Monday, March 10, 2014
Jack's birth turned March into an occasion in our home. Something to celebrate after the long, cold winters. But now, when March comes, I feel like somehow I'm the fool. I see beautiful purple crocuses popping up, which must have been hidden by snow just 2 days ago, and I instantly think of rebirth, and beauty, and hope. And I know that hope is there, always, even when it's covered up, or hard to recognize. But now it's married to despair. The despair of a mom who thought life would turn out differently for that baby-- so smart, so beautiful, so winsome-- I mean, how could it not?
The despair sucks energy out of me, even as the days are getting longer and the sun shines brightly for the first time in forever. So in March I put fewer things on my to-do list each day, and I scheme about how early is just too early to climb into bed to gorge on ice cream and Netflix. When a show ends, I reflexively go right to the next episode, staying up far too late trying to get lost in the lives of characters so loathsome and despicable I must ask myself why they get to live-- even frozen inside a flat screen-- for 20, 30, or even 50 more episodes, why they merit time and attention and space in the universe, when Jack has floated off into the ether?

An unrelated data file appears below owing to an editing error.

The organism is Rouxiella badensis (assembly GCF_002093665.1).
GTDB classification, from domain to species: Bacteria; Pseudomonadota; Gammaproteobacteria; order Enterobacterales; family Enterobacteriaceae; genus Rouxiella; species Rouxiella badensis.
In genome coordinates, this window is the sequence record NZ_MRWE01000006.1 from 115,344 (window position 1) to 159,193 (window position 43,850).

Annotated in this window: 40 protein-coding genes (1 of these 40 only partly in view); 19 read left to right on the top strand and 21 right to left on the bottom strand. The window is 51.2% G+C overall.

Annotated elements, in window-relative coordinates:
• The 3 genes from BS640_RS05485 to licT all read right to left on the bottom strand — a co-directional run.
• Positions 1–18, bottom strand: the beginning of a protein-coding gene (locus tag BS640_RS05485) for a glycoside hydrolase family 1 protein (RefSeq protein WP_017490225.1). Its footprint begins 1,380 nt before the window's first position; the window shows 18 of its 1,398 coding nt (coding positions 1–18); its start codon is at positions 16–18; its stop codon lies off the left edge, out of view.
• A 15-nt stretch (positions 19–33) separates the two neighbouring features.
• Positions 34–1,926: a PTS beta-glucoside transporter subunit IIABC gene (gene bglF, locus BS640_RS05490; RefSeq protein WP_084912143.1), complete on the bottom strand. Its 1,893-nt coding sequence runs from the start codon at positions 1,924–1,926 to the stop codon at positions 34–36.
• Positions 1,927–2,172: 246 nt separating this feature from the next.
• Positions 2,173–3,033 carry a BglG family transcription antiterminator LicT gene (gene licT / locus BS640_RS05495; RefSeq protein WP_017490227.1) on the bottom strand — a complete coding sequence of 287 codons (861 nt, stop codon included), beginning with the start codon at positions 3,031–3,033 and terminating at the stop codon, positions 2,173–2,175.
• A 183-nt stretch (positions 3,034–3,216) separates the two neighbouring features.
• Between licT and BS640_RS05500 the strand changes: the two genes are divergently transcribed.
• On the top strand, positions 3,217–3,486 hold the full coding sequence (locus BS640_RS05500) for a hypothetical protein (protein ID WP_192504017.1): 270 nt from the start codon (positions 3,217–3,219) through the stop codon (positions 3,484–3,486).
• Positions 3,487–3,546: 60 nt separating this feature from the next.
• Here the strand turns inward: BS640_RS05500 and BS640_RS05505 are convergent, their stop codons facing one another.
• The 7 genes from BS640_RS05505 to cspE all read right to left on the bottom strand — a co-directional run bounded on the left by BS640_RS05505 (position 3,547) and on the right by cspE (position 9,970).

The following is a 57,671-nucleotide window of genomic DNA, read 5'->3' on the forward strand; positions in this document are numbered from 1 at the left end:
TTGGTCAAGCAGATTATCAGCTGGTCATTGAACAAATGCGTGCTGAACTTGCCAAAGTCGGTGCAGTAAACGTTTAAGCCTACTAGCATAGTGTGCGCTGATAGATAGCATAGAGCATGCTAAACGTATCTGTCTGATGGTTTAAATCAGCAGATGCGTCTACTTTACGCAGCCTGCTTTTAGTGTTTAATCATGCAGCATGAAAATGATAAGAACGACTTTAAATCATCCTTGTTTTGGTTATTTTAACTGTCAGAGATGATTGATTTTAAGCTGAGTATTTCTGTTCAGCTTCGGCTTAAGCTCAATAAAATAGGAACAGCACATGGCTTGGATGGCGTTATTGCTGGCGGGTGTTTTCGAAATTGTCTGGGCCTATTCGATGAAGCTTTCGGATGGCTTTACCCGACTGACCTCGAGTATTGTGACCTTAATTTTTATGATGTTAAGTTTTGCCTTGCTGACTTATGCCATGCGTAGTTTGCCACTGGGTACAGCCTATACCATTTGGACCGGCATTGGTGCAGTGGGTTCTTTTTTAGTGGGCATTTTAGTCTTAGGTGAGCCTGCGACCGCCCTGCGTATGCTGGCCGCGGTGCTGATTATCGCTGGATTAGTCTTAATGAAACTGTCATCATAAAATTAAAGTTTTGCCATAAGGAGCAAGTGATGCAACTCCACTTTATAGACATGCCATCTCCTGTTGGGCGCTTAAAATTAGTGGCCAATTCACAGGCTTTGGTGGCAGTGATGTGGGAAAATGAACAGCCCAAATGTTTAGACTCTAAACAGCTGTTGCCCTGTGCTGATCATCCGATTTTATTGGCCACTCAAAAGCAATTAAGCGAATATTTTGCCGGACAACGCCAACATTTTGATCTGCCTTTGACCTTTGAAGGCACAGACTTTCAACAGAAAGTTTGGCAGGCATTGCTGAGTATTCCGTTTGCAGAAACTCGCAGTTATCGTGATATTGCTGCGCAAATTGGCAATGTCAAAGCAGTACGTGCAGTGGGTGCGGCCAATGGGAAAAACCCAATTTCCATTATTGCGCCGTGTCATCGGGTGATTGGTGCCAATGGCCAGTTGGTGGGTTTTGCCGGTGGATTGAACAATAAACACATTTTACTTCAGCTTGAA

And I think ahead to September, when my book will finally come out. September, with its smell of new school supplies and the excitement of new beginnings. September, which took Jack on a sultry yet dangerous afternoon. This book, Rare Bird, was birthed out of Jack's death. And it provides a little something to look forward to in that once promising yet now despised month. I wonder if for me, and maybe for someone else, it can be like a crocus, hearty and determined, peeking out of a mound of wretched, dirty snow.